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I would like to know where all the US votes go during the 2020 general election? I am a data analyst by training and I would like to perform my own analysis on these data. News searches right now are completely inundated with headlines about the election, making it difficult to google for how this process works.

I'm curious how a member of the public such as myself would gain access to this data to perform my own aggregates and analysis in real time just like the news networks.

So that being said:

  • Where do all the US state vote tabulations go officially?
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    Welcome to Politics SE! You are asking a lot of questions here. Please limit each post to a single question. Otherwise, you risk your question being closed for being too broad.
    – Joe C
    Nov 5 '20 at 15:45
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    Edison Research (edisonresearch.com) and the Associated Press (ap.org/en-us/topics/politics/elections/election-services) aggregate semi-official local election totals for real-time reporting by the news media. Beyond that, the official results aren't due for weeks. Nov 5 '20 at 15:50
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    Need to remember that there is not a single election but 51 different elections each one with their own rules.
    – Joe W
    Nov 5 '20 at 15:54
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    The first two questions are based upon a significant misunderstanding, are unanswerable because they ask about something that simply isn't the case at all, and can be eliminated, reducing the complexity of this compound question at least partway to the one question per question rule for Stack Exchange.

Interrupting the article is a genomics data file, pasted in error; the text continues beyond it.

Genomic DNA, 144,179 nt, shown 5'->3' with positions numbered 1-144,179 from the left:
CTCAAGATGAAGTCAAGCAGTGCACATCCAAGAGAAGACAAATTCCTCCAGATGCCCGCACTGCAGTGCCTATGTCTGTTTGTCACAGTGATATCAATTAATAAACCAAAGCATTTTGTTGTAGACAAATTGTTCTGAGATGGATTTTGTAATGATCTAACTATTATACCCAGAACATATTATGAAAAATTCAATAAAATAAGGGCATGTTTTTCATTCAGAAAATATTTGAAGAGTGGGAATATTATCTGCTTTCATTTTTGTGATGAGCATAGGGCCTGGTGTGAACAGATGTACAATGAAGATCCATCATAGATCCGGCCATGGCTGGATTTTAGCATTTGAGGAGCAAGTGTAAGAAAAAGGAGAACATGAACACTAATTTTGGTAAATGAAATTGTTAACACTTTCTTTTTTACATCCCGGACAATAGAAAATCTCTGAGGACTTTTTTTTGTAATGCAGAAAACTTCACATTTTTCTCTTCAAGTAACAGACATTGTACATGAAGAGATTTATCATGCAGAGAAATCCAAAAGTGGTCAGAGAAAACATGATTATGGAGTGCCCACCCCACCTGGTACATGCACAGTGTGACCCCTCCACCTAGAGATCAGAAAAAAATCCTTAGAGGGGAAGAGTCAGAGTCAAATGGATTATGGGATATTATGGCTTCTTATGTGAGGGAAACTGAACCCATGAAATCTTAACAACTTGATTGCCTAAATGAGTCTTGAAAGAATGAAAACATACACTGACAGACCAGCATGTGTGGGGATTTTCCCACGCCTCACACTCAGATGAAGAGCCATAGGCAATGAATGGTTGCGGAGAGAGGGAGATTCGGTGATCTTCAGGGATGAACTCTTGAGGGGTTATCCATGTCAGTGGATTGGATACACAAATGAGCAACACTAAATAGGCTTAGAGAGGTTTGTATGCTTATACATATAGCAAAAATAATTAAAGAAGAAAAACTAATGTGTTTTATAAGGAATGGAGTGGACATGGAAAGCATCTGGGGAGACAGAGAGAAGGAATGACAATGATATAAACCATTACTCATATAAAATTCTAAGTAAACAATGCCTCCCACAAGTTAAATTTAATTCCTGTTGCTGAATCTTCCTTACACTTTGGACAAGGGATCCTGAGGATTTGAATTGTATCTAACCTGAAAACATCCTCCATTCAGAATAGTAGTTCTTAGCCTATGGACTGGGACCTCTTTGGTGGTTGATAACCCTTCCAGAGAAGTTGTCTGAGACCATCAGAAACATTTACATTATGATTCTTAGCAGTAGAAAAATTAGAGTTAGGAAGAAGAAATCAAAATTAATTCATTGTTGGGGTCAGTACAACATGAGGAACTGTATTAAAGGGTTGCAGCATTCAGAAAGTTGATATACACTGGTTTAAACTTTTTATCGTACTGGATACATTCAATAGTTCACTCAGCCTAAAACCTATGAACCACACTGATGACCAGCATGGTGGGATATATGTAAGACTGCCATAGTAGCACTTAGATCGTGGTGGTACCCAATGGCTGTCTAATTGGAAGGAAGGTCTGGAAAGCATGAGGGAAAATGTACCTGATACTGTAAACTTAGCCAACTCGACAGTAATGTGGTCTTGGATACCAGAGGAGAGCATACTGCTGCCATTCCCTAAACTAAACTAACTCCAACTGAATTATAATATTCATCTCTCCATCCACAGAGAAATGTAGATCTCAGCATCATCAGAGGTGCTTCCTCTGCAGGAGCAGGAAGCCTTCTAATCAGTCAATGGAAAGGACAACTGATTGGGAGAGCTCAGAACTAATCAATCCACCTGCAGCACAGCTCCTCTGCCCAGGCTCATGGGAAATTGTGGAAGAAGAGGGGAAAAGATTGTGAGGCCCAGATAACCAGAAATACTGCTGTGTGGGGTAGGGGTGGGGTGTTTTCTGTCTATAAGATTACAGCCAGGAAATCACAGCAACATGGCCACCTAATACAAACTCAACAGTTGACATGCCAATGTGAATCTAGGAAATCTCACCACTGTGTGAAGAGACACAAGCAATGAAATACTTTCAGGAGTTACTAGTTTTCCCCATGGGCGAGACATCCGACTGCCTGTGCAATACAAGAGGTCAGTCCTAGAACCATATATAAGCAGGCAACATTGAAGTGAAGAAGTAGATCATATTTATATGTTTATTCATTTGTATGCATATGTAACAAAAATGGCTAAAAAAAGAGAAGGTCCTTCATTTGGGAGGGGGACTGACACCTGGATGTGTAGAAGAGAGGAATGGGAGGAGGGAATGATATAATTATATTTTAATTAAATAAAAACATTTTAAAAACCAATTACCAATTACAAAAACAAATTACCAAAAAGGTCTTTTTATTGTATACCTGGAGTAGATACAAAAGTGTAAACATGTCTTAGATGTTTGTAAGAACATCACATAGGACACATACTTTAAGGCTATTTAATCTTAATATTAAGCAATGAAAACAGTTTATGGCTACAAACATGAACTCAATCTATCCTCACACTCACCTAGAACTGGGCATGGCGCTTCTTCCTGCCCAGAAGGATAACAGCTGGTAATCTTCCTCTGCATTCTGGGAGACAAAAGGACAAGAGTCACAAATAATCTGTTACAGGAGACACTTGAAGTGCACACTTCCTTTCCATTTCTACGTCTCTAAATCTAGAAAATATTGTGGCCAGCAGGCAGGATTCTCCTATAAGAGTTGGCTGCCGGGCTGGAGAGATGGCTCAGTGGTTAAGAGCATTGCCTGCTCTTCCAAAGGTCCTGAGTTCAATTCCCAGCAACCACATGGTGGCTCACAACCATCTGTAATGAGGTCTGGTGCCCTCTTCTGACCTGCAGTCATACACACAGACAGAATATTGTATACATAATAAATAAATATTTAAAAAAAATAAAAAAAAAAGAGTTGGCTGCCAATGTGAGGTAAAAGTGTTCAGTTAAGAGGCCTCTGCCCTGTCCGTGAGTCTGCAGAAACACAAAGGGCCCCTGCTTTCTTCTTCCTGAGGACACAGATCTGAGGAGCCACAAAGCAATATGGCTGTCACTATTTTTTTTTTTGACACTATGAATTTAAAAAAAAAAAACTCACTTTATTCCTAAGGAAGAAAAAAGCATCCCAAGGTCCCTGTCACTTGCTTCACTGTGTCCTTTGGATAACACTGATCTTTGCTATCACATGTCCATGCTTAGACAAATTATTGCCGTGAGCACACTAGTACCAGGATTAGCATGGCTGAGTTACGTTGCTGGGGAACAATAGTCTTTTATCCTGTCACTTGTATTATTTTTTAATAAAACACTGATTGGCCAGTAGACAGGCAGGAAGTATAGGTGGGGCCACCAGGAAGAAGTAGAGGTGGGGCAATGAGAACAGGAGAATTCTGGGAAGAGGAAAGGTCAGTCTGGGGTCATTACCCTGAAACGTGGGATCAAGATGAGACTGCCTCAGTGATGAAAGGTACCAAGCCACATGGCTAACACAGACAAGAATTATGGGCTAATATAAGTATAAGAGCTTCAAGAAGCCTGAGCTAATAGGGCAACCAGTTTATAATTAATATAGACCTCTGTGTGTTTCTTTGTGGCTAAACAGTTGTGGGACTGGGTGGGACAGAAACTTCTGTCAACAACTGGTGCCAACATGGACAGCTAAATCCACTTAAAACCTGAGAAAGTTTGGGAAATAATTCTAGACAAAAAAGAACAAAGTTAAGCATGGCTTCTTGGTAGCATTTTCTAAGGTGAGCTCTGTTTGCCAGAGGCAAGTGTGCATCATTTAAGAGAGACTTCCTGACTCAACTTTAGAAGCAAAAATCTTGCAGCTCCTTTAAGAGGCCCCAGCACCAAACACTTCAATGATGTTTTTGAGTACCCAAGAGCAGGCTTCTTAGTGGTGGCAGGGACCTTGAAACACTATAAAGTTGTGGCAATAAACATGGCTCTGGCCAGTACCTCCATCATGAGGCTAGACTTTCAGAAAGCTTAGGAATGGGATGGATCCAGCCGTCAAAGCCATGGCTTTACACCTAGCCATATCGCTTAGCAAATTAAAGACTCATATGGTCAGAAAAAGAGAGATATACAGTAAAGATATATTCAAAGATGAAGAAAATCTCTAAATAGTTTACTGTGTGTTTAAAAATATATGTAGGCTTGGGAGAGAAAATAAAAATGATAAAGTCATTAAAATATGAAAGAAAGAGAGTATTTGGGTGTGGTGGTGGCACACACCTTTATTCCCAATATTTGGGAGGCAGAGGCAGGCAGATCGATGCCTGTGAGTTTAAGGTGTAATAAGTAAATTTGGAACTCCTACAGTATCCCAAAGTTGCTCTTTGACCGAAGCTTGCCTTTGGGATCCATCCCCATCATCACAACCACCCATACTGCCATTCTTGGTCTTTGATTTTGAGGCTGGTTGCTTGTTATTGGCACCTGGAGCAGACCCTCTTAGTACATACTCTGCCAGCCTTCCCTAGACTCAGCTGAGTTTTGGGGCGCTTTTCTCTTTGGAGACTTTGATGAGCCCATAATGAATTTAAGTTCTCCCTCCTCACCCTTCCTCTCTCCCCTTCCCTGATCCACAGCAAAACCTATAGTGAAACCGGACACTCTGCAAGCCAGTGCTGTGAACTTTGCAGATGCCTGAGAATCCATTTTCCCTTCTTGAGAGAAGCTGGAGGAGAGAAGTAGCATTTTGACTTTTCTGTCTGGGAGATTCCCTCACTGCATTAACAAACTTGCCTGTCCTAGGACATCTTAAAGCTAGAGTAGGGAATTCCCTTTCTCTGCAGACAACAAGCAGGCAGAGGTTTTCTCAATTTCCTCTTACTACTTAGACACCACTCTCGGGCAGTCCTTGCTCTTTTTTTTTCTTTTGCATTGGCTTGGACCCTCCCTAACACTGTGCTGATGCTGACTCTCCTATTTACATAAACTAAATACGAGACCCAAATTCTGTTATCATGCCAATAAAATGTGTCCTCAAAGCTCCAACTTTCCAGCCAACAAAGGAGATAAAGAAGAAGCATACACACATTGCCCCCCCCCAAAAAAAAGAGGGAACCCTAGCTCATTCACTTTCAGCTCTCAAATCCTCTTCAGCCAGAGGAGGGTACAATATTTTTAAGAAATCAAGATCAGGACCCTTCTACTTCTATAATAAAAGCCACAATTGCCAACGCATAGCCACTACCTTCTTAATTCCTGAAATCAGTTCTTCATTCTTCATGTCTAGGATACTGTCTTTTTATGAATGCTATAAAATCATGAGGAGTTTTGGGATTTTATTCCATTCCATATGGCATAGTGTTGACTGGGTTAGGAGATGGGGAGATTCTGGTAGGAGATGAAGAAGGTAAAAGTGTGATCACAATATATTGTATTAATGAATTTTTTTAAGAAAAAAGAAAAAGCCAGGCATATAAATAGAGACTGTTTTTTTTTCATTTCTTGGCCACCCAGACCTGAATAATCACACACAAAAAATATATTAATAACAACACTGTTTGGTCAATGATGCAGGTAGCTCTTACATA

– JdeBP
    Nov 5 '20 at 15:58
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    Thanks for the feedback. The question has been simplified. Can it be re-opened please?
    – Hamking
    Nov 5 '20 at 16:56
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There is not a single clearinghouse for election results. By law, election returns are gathered by county, then reported to state levels. That is as far as it needs to go, because there is not a "national" election.

The closest thing the US has to "national election" is for President/Vice-President. But voters, based on differing state laws, select Electors that gather in-person in December to vote for that office. These elections are to select those Electors, not the candidates themselves.

All elections in the US are local, not higher than State levels. To get the data you desire, states might have that, but likely you would have to gather that data in each of the 3,141 counties (and that data is, by law, publicly available in each county).

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In another answer CDJB linked to the FEC's report (PDF), which contains detailed information on elections for federal offices: President, Senate, and House.

However, it was released in December 2017, and isn't exactly ready to be put into analysis, but it is a partial answer to your question.

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In order to perform your own aggregates and analysis in real time just like the news networks you will need access to data during the period following the closing of the polls while ballots are being counted and verified. Because the process of counting and verification is ongoing, there is no official data source. The news organisations and others that are (racing to) publish results typically subscribe to a service that collects data from a combination of sources, including exit polls, models, etc. The two main subscription services are provided by the AP and Reuters/NEP.

While these services are paywalled, there is some discussion on this post with regards to these data sources and how this data could be accessed (via the NYT) using web-scraping. Hope that helps.

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